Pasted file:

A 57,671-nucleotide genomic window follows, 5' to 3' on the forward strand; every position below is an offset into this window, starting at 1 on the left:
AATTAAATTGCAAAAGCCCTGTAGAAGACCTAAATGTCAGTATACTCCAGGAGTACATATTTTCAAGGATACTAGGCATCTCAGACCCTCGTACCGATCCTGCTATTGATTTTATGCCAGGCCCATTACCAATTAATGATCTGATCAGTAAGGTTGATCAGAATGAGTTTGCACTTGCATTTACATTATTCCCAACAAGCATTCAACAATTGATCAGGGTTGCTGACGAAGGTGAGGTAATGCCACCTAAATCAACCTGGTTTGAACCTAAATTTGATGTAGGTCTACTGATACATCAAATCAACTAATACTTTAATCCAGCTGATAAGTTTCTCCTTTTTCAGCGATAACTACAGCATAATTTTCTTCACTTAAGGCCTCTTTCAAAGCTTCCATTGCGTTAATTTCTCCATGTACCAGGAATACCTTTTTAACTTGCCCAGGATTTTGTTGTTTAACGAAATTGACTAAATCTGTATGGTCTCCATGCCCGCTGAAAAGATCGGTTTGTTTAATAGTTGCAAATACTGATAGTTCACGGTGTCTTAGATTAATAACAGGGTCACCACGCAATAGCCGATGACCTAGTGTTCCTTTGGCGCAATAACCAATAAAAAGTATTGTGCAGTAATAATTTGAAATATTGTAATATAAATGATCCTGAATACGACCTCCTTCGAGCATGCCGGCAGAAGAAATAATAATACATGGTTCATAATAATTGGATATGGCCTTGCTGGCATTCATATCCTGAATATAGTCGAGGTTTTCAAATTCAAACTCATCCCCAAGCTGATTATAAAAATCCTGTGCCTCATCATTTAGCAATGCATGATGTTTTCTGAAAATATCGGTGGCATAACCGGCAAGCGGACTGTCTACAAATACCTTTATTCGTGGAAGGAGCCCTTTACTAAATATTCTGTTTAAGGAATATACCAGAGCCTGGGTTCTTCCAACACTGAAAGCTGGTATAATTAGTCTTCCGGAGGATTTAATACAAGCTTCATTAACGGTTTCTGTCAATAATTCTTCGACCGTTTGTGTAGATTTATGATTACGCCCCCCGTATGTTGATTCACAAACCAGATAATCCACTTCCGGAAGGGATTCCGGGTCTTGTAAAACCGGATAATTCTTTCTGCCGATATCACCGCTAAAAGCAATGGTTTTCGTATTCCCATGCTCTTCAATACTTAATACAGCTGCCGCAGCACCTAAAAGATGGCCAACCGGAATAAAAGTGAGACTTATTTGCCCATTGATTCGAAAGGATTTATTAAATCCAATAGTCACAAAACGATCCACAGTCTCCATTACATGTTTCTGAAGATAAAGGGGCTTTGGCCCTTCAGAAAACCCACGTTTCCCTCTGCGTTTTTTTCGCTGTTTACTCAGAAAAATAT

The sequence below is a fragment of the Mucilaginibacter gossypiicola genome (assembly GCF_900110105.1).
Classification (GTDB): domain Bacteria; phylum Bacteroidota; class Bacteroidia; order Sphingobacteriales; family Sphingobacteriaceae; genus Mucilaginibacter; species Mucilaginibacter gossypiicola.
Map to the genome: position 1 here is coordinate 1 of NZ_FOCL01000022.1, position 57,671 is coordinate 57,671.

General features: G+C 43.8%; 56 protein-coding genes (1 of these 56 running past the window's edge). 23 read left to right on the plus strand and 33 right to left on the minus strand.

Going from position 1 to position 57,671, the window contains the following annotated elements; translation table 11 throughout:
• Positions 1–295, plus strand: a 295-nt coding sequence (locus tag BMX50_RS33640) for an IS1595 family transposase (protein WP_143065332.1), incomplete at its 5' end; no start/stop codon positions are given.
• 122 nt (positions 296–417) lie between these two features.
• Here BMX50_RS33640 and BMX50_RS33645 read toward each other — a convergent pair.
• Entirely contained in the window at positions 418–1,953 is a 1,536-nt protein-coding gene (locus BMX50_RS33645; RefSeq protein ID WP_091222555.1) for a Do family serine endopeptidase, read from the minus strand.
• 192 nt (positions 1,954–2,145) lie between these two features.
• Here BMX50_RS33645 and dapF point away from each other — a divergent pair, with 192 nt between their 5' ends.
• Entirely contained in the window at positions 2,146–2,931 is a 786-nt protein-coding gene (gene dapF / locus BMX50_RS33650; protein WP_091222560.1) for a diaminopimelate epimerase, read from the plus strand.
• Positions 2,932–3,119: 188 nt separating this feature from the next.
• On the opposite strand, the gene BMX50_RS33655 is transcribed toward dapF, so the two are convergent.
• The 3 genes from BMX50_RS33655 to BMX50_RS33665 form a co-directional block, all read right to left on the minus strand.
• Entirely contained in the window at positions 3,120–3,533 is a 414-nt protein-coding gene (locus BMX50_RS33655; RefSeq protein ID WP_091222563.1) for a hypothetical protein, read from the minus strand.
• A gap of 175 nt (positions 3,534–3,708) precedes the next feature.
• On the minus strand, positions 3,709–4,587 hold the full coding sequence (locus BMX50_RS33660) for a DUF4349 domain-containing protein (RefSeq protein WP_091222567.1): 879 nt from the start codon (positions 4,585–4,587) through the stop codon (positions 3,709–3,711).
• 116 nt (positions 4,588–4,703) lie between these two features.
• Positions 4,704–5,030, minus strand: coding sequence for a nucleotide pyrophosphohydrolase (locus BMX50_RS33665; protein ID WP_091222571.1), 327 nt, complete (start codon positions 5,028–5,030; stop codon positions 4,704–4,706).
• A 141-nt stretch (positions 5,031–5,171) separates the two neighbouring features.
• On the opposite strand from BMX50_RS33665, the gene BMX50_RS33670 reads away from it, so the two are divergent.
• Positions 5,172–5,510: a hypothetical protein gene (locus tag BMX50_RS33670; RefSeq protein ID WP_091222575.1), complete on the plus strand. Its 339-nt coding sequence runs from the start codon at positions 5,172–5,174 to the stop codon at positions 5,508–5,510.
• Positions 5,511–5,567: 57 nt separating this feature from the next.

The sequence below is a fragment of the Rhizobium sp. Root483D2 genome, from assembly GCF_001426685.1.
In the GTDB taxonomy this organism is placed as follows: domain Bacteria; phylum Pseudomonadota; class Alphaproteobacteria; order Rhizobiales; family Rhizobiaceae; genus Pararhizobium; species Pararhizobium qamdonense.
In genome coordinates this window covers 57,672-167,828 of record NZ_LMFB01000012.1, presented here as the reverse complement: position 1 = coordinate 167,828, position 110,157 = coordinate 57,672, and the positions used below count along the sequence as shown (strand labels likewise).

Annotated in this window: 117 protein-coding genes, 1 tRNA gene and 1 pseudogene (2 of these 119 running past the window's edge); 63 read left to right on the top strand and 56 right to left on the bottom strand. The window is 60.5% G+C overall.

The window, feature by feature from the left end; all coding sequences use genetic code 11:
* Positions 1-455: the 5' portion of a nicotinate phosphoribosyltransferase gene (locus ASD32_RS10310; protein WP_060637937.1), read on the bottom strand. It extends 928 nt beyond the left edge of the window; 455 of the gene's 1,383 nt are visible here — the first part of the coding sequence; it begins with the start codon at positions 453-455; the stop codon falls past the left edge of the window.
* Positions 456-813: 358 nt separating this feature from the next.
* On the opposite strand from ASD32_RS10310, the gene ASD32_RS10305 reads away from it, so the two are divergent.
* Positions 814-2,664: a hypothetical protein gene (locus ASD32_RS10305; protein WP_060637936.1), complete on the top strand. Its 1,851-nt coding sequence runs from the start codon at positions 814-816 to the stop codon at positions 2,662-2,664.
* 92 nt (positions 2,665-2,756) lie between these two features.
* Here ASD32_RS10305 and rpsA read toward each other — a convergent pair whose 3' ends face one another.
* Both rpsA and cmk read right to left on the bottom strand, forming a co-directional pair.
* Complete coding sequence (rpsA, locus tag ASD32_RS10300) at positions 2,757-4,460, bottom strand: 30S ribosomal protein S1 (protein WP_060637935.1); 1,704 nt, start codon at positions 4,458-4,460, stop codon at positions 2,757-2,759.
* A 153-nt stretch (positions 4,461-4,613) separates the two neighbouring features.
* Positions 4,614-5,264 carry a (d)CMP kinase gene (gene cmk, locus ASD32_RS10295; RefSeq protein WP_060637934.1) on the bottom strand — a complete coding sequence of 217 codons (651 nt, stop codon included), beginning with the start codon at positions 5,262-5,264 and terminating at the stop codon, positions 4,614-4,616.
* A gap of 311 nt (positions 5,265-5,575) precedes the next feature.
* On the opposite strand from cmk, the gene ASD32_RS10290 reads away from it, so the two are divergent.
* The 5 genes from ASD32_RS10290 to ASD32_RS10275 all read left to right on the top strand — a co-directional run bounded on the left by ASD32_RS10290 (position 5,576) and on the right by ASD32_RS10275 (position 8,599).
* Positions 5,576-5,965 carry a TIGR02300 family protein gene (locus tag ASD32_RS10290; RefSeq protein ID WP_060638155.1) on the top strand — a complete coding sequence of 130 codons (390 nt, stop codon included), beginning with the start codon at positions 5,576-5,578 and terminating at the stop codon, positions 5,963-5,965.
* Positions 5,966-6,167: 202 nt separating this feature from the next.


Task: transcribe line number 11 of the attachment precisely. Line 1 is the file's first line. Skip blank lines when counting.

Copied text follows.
• Entirely contained in the window at positions 418–1,953 is a 1,536-nt protein-coding gene (locus BMX50_RS33645; RefSeq protein ID WP_091222555.1) for a Do family serine endopeptidase, read from the minus strand.